Monday, May 20, 2024
13.7 C

M6 billion at stake in reforms standoff


Mohloai Mpesi

The government could face a staggering loss of over M6 billion as a result of an ongoing constitutional dispute surrounding the reinstatement of the 11th Amendment to the Constitution Bill of 2022.

The contentious bill, also known as the Omnibus Bill, has become the focal point of a legal battle initiated by the political party Yearn for Economic Sustainability (YES), media advocacy group Media Institute for Southern Africa (MISA) Lesotho, and its chairperson Kananelo Boloetse.

The crux of the legal challenge lies in the fate of bills left unfinished when the previous Parliament was dissolved.

The applicants argue that all pending bills, including the Omnibus Bill, were rendered void by the dissolution and cannot be carried over to the next Parliament.

They strongly assert that Bills cannot be carried over from one Parliament to another, reflecting the convention that no Parliament can bind its successor.

This legal dispute has far-reaching implications, particularly for critical legislation that has already been reinstated by Parliament.

Acts such as the Tobacco and Alcoholic Products Levy Act of 2022, hang in the balance.

This act became operational in April and according to the Internal Communications Officer of the Revenue Service Lesotho (RSL), Thabang Loko, RSL projected to collect revenue amounting to a whooping M439.5million for this year as a result of the enactment of this law.

The Harmonization of the Rights of Customary Widows with Legal Capacity of Married Persons Bill, 2022, and the Counter Domestic Violence Bill, 2022, are also part of the acts which now hang in the balance.

These laws are essential for Lesotho’s participation in the United States Government’s Millennium Challenge Corporation (MCC) Compact Program, a five-year, $300 million (about M5.6 billion) initiative aimed at bolstering economic growth and poverty reduction.

Signed on May 12, 2022, the second Compact consists of three projects, namely: (i) the Health Systems Strengthening (HSS) Project; (ii) the Market Driven Irrigated Horticulture (MDIH) Project; and (iii) the Business Environment and Technical Assistance (BETA) Project.

The second Compact Program will advance economic growth and poverty reduction by addressing the root causes of the constraint of ineffective policy planning, coordination, and execution across three key sectors: health, agriculture, and access to finance.

The program is now jeopardised by the legal battle surrounding the Omnibus Bill.

The dispute follows a precedent set by the High Court last year in the case of Boloetse and Tuke v. His Majesty The King and others.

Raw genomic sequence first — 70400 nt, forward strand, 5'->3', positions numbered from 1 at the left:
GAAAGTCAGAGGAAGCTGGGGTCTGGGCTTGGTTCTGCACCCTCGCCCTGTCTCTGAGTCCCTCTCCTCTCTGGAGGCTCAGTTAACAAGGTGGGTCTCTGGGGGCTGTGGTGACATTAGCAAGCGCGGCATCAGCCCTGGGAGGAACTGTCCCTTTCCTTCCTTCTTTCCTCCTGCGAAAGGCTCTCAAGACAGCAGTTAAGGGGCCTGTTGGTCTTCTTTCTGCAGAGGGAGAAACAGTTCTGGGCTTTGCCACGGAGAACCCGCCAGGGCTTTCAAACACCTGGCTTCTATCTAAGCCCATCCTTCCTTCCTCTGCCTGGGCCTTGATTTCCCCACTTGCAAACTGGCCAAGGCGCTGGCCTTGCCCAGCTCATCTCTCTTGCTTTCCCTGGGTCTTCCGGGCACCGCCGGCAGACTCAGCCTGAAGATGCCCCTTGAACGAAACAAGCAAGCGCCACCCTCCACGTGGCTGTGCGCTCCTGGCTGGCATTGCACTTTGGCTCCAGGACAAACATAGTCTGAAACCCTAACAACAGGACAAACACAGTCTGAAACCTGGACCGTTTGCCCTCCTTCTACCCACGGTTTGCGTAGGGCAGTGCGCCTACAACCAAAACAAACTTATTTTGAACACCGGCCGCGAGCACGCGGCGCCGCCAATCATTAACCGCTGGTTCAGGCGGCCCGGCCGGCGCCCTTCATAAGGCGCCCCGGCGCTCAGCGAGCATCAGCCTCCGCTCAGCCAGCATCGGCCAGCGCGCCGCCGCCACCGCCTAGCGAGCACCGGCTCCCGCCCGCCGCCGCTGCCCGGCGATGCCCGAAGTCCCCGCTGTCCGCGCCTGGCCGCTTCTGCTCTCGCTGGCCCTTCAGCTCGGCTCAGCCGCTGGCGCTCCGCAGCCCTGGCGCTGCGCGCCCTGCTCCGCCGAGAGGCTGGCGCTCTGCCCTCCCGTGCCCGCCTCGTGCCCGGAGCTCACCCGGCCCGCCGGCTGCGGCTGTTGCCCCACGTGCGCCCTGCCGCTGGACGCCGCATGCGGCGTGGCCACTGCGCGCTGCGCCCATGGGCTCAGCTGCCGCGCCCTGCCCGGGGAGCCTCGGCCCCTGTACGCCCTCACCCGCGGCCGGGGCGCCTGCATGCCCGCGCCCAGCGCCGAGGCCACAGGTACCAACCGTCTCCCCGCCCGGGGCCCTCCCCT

In this ruling, the High Court asserted that the dissolution of Parliament terminates all pending bills, effectively rendering them void.

“The 6th edition of Black’s Law Dictionary defines dissolution as an ‘act or process of dissolving; termination; winding up’. The verb ‘dissolve’ means ‘to terminate; abrogate; cancel; annul; disintegrate. To release or unloose the binding force of anything’. In my respectful opinion, this is what a proclamation of dissolution does to Parliament and all its pending business,” read the High Court judgement.

It added: “It follows that failure by Parliament to pass the two Bills (the Eleventh Amendment to the Constitution Bill, 2022 and the National Assembly Electoral Act (Amendment Bill, 2022) on 14 June 2022 when the Proclamation to dissolve it was gazetted had the effect of annulling and cancelling them for good. They became corpses which a declaration of the state of emergency cannot resurrect into a legislative business for a recalled Parliament.”

Despite this legal precedent, the government has obstinately chosen to reinstate bills that were pending at the time of Parliament’s dissolution, leading to the current standoff.

The legal battle now hinges on whether the High Court will uphold its previous ruling or allow for the revival of bills such as the Omnibus Bill.

The outcome of this dispute holds significant implications for Lesotho’s legislative landscape, its relationship with international partners, and its progress toward comprehensive national reforms.

High Court judge, Justice ‘Maseforo Mahase, yesterday said that the matter will be heard next Tuesday at 9:30 am by a panel of three judges including herself, Justice Moroke Mokhesi, and Justice Polo Banyane.

- Advertisement -spot_img
- Advertisement -spot_img

Latest article

Send this to a friend